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Before you turn over your old computer to your nephew, sister-in-law, or church group, make sure there isn’t private information still lurking inside. It’s not as simple as hitting the delete button.
It’s inevitable. You purchase new PCs for your practice, and an employee approaches you with the question: “What are we doing with our old computers? My sister/cousin/neighbor/church could really use one, and if you’re just going to throw them out … (insert guilt here).”
I’ve heard every variant of this question - posed by CEOs to receptionists alike - each looking to obtain a used PC for their son, daughter, church, charity, home office, or use it as a component for their home stereo system (really).
Before the Good Samaritan in you hands one of your replaced PCs over, there are a few things you may want to take into account before proceeding with this act of kindness. After all, no good (technology) deed goes unpunished.
“But I pressed ‘delete’…”
We’ve all seen TV crime dramas in which a tech-savvy criminal is tracked down by a team of experts who study data from his home PC - usually information he thought he’d erased. Data recovery is not just the stuff of television. When you hit the delete key, it rarely means that the file is gone forever. Often a remnant image of the file still exists on your computer’s hard drive. In most cases, deleting a file essentially tells your computer that new disk space is available for rewriting with new data … but the old data still exists until your computer writes over that available space.
Imagine making all your offices’ files - and the personnel files of all your employees, including you - available to a complete stranger. Besides your practice’s sensitive financial information, some of those PCs may contain your entire patient base’s healthcare records, and perhaps their Social Security and credit card numbers as well. Such protected health information (PHI) is covered under HIPAA, which defines it as any “individually identifiable health information.”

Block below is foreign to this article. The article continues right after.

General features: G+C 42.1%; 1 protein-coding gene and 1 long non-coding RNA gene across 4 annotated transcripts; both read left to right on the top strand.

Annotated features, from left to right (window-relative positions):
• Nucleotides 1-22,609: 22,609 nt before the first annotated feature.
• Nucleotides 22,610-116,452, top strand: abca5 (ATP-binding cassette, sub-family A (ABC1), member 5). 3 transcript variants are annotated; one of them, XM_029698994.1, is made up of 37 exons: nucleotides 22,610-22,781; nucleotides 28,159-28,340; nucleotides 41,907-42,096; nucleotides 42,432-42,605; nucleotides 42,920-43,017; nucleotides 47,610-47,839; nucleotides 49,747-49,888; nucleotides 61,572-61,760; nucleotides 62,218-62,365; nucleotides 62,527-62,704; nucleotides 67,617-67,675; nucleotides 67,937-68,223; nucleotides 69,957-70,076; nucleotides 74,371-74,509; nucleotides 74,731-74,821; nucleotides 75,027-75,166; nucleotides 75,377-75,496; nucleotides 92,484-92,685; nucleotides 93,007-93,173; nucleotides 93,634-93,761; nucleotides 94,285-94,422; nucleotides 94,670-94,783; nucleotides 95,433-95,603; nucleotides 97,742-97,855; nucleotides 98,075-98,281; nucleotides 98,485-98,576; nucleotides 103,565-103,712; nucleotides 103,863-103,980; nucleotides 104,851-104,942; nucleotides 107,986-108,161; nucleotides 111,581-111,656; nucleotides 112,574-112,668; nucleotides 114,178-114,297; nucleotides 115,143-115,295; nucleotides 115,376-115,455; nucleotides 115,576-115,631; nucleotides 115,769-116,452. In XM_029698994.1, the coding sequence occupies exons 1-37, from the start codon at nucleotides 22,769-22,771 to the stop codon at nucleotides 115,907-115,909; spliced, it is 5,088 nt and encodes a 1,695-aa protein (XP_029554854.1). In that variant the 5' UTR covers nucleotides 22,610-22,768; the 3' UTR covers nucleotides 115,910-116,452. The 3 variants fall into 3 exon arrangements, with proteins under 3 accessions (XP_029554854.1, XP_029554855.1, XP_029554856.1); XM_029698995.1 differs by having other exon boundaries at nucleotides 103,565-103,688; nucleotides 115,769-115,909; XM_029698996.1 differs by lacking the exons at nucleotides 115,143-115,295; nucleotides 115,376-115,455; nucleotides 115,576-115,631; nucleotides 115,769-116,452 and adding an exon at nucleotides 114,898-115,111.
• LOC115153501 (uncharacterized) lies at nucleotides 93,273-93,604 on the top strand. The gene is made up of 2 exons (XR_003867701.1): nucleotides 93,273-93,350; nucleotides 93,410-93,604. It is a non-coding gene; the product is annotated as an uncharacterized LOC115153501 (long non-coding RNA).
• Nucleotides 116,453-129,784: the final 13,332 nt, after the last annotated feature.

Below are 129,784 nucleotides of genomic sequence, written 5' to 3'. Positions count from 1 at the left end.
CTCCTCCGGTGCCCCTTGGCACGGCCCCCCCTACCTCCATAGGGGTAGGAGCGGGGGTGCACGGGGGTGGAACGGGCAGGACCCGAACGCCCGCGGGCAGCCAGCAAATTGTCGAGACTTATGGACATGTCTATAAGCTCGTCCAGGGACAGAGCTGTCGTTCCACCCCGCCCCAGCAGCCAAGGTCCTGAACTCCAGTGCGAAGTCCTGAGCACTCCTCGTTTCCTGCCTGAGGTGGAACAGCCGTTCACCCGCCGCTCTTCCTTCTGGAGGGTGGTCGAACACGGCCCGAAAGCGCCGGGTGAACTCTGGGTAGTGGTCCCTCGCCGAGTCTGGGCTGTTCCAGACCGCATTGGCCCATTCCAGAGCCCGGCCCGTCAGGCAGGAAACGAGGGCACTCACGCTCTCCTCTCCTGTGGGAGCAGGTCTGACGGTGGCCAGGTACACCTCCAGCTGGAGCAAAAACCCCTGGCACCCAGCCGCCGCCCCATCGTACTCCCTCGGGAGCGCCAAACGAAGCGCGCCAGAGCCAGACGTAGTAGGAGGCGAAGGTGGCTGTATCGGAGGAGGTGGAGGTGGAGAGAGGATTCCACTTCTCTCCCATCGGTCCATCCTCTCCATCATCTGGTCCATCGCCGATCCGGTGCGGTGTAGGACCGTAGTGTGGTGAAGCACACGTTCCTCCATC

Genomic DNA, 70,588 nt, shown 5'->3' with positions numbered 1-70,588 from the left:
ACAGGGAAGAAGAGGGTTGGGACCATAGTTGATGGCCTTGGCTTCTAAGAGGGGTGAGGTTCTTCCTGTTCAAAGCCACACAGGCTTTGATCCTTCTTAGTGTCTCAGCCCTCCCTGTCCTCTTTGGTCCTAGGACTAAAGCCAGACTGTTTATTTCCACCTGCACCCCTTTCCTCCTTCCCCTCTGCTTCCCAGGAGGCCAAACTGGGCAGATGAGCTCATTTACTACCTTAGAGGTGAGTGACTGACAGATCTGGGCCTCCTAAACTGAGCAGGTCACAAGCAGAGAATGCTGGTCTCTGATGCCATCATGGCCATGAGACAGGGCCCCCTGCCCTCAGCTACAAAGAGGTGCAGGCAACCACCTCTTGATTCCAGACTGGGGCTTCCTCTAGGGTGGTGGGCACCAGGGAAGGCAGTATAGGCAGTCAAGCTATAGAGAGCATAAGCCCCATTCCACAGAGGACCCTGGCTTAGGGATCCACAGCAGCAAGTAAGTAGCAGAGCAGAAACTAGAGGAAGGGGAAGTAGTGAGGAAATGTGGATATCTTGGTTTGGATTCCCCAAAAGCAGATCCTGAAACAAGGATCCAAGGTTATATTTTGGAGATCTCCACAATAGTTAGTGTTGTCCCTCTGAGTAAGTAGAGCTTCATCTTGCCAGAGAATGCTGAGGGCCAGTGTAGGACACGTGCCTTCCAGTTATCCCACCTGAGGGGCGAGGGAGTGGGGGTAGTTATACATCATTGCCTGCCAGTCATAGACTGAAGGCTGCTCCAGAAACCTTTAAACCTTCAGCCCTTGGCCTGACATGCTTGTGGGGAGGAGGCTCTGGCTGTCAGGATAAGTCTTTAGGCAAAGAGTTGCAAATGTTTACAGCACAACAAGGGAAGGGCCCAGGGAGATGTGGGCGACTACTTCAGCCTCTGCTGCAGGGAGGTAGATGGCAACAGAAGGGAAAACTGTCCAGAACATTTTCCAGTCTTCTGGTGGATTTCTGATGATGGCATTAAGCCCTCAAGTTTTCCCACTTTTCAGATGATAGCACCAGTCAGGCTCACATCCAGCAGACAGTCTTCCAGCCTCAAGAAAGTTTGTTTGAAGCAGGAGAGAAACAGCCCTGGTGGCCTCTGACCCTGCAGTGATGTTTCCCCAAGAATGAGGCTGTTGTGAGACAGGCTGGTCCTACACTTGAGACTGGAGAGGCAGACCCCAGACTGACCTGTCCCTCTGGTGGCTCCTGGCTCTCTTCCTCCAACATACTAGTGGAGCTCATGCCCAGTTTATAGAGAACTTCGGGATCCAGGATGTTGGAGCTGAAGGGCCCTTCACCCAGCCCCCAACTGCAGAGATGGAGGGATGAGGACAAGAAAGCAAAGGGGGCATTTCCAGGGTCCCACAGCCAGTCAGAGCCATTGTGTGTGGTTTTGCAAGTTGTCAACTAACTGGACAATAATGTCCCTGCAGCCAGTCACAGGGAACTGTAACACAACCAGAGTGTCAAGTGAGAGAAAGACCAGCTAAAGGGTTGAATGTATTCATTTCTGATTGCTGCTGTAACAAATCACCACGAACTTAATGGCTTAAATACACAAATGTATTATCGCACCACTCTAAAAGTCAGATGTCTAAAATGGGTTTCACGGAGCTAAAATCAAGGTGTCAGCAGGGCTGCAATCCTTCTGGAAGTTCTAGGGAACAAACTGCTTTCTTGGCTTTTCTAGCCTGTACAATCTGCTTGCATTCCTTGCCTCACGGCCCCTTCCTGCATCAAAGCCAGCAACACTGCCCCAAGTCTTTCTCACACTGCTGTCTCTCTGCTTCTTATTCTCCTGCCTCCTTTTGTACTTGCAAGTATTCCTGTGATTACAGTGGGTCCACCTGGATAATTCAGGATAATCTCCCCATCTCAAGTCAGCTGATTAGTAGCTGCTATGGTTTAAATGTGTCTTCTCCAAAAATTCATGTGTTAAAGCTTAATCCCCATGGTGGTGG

Could you sleep at night knowing that one of your transcriptionist’s old PCs may be in the hands of a tech-savvy college student?
Inexpensive data recovery tools can be easily and inexpensively downloaded from the Internet. What if that same college student’s roommate resurrected some of your “deleted” transcription files? Is the gift worth the risk? What if that student starts printing out recovered radiology reports, medication lists, or workman’s comp visit notes? Do your donated PCs contain employee payroll files, physician credentialing applications, or even images from your personal digital camera? Many PCs also retain lists of Web sites you or your employees have visited as well as images from those sites. Are you nervously recounting in your head where those retired office PCs you gave away last year may be sitting this very moment?
Now that you’ve been incited to be prudently paranoid, what steps can you take to avoid these scenarios?
Purchase peace of mind
You’ll be happy to hear that there’s an entire IT market segment waiting to come to your rescue.
If you are uncomfortable or unskilled with PCs or don’t have access to professional IT experts on your staff, you have a couple of choices: You can retain someone who can scrub data from your old disk drives or you can purchase “disk sanitization” or “disk wiping” software, typically reasonably priced and relatively easy to use.
One of the most-often referenced industry benchmarks for these drive sanitization software tools is the U.S. Department of Defense (DoD) rules for wiping hard drives clean. Most vendors selling third-party software for drive sanitization will cite their level of compliance with respect to the strict rules defined by the DoD for disk drive wiping.
With this in mind, you can select simple and affordable software that can give you the peace of mind that comes with knowing that you’ve significantly lowered the likelihood of ever having any data recovered from your old drives. And your hand-me-down PCs will still be useable by the lucky people who receive them.
Of course, if you are uncomfortable doing the job yourself, you can hire an expert to do it for you. The money you pay up front to have your PCs certified as clean is infinitesimal relative to your potential liability if your sensitive data makes it out of your practice and into the wrong hands.
Jonathan McCallister has worked in healthcare IT management for more than eight years and in general IT management for more than a decade. He can be reached via email@example.com.
This article originally appeared in the April 2008 issue of Physicians Practice.